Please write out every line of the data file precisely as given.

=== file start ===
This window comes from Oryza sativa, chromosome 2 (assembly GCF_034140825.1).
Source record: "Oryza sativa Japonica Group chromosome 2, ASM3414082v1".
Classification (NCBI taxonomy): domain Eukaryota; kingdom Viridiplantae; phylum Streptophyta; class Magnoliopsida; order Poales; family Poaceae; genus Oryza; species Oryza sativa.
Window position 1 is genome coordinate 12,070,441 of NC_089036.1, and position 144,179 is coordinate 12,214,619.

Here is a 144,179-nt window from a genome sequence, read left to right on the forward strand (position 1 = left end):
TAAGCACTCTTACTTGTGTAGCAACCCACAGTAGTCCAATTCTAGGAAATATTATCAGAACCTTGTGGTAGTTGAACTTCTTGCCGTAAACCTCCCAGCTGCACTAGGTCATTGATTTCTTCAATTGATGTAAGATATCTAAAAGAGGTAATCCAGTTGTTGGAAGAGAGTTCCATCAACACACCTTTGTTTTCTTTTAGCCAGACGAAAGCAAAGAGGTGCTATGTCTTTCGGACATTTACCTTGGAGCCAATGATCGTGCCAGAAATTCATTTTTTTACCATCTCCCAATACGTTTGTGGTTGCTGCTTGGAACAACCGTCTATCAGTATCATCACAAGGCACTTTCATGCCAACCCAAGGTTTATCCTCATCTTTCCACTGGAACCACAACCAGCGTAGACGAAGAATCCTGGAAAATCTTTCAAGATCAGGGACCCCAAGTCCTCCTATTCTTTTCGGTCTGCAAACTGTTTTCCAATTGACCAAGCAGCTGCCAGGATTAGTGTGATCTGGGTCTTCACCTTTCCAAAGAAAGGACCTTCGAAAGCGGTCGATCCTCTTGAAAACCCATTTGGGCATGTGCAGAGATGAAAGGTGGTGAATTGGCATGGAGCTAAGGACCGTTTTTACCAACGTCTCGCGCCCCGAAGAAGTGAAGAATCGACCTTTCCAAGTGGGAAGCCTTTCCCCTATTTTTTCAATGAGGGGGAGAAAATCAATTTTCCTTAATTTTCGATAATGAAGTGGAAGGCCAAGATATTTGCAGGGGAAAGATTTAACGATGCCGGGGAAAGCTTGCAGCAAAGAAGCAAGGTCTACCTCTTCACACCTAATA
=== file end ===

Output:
This window comes from Oryza sativa, chromosome 2 (assembly GCF_034140825.1).
Source record: "Oryza sativa Japonica Group chromosome 2, ASM3414082v1".
Classification (NCBI taxonomy): domain Eukaryota; kingdom Viridiplantae; phylum Streptophyta; class Magnoliopsida; order Poales; family Poaceae; genus Oryza; species Oryza sativa.
Window position 1 is genome coordinate 12,070,441 of NC_089036.1, and position 144,179 is coordinate 12,214,619.

Here is a 144,179-nt window from a genome sequence, read left to right on the forward strand (position 1 = left end):
TAAGCACTCTTACTTGTGTAGCAACCCACAGTAGTCCAATTCTAGGAAATATTATCAGAACCTTGTGGTAGTTGAACTTCTTGCCGTAAACCTCCCAGCTGCACTAGGTCATTGATTTCTTCAATTGATGTAAGATATCTAAAAGAGGTAATCCAGTTGTTGGAAGAGAGTTCCATCAACACACCTTTGTTTTCTTTTAGCCAGACGAAAGCAAAGAGGTGCTATGTCTTTCGGACATTTACCTTGGAGCCAATGATCGTGCCAGAAATTCATTTTTTTACCATCTCCCAATACGTTTGTGGTTGCTGCTTGGAACAACCGTCTATCAGTATCATCACAAGGCACTTTCATGCCAACCCAAGGTTTATCCTCATCTTTCCACTGGAACCACAACCAGCGTAGACGAAGAATCCTGGAAAATCTTTCAAGATCAGGGACCCCAAGTCCTCCTATTCTTTTCGGTCTGCAAACTGTTTTCCAATTGACCAAGCAGCTGCCAGGATTAGTGTGATCTGGGTCTTCACCTTTCCAAAGAAAGGACCTTCGAAAGCGGTCGATCCTCTTGAAAACCCATTTGGGCATGTGCAGAGATGAAAGGTGGTGAATTGGCATGGAGCTAAGGACCGTTTTTACCAACGTCTCGCGCCCCGAAGAAGTGAAGAATCGACCTTTCCAAGTGGGAAGCCTTTCCCCTATTTTTTCAATGAGGGGGAGAAAATCAATTTTCCTTAATTTTCGATAATGAAGTGGAAGGCCAAGATATTTGCAGGGGAAAGATTTAACGATGCCGGGGAAAGCTTGCAGCAAAGAAGCAAGGTCTACCTCTTCACACCTAATA